Posted by Prof Ian Gordon, SERC and LSE
What the first snippets of data from the 2011 Census show is that since the Millennium London’s population has been growing about as fast as Mayoral Plans have imagined – but without much of the extra housing intended to accommodate it.
It’s happened despite this for two basic reasons. One is that newly arrived migrants from poorer countries have been packed in at higher densities. The other is that the traditional route for established Londoners to acquire more living space - moving out to buy houses in more affordable areas outside London - has got increasingly choked off. First supposedly ‘pro-city’ policies empowered NIMBYs to resist land release for housing in the South East - and then the banking crisis closed affordable finance to first time buyers.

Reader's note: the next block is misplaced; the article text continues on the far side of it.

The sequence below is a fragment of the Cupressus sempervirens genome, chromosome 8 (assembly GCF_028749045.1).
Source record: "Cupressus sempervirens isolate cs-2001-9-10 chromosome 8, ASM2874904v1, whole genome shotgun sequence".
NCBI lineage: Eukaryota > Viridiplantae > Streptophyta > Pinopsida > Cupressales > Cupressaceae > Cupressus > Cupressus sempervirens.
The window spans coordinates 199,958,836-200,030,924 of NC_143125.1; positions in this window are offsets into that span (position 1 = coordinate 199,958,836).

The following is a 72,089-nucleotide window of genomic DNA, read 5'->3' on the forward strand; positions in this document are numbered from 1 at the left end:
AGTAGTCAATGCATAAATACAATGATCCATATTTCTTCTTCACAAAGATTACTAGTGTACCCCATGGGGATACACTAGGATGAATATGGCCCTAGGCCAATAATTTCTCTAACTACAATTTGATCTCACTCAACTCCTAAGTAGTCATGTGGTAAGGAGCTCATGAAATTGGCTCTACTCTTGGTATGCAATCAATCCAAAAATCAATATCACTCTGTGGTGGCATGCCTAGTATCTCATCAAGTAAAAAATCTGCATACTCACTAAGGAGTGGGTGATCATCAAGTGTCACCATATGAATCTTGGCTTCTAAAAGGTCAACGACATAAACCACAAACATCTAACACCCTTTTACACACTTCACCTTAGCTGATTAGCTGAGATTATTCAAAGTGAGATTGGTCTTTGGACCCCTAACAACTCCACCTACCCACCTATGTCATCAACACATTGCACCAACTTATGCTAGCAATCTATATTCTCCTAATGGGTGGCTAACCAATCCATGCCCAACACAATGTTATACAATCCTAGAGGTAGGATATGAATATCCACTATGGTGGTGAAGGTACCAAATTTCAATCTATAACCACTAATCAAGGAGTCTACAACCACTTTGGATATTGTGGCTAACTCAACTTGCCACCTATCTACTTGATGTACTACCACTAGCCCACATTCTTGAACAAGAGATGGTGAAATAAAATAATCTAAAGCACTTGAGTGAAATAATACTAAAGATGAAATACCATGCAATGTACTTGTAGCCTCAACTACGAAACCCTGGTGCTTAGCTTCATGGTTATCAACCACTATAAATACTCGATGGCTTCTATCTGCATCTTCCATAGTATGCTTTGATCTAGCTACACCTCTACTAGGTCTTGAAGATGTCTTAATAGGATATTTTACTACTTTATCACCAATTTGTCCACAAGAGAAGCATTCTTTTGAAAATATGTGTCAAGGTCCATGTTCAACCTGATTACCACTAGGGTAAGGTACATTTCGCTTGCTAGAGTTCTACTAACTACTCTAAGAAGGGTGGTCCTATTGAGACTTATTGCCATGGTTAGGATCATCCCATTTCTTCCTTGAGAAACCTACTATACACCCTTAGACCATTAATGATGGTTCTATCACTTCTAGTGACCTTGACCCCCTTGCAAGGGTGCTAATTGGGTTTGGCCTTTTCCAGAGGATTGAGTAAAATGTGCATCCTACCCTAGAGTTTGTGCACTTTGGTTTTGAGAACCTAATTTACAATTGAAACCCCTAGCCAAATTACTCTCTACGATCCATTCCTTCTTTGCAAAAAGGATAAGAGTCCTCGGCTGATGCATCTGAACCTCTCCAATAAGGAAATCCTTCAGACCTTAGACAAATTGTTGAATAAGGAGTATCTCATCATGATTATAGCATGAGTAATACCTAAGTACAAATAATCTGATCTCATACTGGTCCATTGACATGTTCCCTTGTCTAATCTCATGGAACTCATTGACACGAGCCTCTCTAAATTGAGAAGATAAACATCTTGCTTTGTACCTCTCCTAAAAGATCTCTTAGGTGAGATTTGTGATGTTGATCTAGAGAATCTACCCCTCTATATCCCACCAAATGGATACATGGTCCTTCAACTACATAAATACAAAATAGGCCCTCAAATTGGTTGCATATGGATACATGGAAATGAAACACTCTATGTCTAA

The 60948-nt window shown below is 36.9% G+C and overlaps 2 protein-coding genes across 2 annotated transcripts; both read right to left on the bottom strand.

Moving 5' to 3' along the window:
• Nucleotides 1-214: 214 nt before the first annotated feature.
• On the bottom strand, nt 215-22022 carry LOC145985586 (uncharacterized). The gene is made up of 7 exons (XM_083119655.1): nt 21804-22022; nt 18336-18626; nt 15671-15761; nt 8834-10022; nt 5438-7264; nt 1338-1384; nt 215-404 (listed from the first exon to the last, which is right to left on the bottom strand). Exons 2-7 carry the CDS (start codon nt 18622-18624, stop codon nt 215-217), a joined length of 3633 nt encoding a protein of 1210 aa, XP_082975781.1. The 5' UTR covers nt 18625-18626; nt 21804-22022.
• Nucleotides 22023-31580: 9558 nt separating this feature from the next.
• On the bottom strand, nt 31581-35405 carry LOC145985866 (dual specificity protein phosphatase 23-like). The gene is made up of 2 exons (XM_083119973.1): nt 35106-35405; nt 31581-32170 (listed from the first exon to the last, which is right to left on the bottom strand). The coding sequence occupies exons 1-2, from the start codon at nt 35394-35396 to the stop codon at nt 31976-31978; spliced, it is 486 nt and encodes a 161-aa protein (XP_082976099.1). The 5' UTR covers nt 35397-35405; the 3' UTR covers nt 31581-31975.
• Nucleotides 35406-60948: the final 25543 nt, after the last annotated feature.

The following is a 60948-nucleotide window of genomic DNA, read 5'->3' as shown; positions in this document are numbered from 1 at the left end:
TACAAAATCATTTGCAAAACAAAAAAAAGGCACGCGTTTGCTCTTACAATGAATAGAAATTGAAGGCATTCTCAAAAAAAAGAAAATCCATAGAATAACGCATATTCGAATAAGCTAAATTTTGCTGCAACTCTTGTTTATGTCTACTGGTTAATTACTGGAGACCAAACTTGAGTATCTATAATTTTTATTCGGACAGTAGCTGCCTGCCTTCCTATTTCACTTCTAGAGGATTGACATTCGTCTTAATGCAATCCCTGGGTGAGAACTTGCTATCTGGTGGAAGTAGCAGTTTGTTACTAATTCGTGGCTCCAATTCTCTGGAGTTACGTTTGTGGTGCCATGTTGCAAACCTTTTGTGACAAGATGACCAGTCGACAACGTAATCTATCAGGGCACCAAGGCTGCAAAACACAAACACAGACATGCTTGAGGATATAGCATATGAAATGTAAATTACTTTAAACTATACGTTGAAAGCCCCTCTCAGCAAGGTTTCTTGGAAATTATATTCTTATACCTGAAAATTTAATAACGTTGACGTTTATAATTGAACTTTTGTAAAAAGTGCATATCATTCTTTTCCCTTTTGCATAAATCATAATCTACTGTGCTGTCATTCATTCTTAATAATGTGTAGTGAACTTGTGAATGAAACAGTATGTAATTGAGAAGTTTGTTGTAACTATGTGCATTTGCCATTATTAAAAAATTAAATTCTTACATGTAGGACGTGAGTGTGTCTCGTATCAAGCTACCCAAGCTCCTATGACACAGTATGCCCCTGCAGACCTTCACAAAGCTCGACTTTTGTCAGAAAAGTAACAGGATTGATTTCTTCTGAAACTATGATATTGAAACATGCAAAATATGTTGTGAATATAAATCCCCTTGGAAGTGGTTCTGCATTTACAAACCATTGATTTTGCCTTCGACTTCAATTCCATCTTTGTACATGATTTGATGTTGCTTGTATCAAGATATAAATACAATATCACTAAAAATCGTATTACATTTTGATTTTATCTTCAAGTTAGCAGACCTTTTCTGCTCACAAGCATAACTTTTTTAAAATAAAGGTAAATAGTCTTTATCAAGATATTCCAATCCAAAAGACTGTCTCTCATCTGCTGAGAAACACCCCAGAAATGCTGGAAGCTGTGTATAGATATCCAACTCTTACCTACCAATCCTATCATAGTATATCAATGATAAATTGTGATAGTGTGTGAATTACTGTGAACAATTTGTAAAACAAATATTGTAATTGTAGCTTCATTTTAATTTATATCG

It’s dangerous to draw more than the simplest conclusions from the Census’s first ‘headline’ growth figures for London. But it is clear that the way in which this growth has been accommodated over the last ten years is not a sustainable one. It is time to drop the complacent claim that London can (or will) house all ‘its own’ population growth, and get back to planning how the wider economic region can provide decent housing for its dynamic population.
A version of this post first appeared in the Evening Standard letters page, July 17th 2012.